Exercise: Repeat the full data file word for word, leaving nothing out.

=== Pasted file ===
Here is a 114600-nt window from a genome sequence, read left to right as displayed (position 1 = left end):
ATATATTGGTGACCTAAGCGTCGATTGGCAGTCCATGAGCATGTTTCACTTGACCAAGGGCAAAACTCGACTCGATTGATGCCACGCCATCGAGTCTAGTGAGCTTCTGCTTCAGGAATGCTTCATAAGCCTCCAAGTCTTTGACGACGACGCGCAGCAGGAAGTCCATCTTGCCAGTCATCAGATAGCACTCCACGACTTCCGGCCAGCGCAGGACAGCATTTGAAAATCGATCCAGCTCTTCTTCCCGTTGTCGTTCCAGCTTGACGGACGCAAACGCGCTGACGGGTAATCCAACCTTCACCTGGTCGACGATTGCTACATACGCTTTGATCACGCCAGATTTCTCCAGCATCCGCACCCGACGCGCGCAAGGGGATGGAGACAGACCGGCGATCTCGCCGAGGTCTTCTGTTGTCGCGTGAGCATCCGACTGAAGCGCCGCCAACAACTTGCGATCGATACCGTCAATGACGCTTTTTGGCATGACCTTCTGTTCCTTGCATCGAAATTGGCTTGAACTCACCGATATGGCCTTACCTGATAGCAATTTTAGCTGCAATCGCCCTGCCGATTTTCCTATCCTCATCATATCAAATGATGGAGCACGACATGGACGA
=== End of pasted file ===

Here is a 114600-nt window from a genome sequence, read left to right as displayed (position 1 = left end):
ATATATTGGTGACCTAAGCGTCGATTGGCAGTCCATGAGCATGTTTCACTTGACCAAGGGCAAAACTCGACTCGATTGATGCCACGCCATCGAGTCTAGTGAGCTTCTGCTTCAGGAATGCTTCATAAGCCTCCAAGTCTTTGACGACGACGCGCAGCAGGAAGTCCATCTTGCCAGTCATCAGATAGCACTCCACGACTTCCGGCCAGCGCAGGACAGCATTTGAAAATCGATCCAGCTCTTCTTCCCGTTGTCGTTCCAGCTTGACGGACGCAAACGCGCTGACGGGTAATCCAACCTTCACCTGGTCGACGATTGCTACATACGCTTTGATCACGCCAGATTTCTCCAGCATCCGCACCCGACGCGCGCAAGGGGATGGAGACAGACCGGCGATCTCGCCGAGGTCTTCTGTTGTCGCGTGAGCATCCGACTGAAGCGCCGCCAACAACTTGCGATCGATACCGTCAATGACGCTTTTTGGCATGACCTTCTGTTCCTTGCATCGAAATTGGCTTGAACTCACCGATATGGCCTTACCTGATAGCAATTTTAGCTGCAATCGCCCTGCCGATTTTCCTATCCTCATCATATCAAATGATGGAGCACGACATGGACGA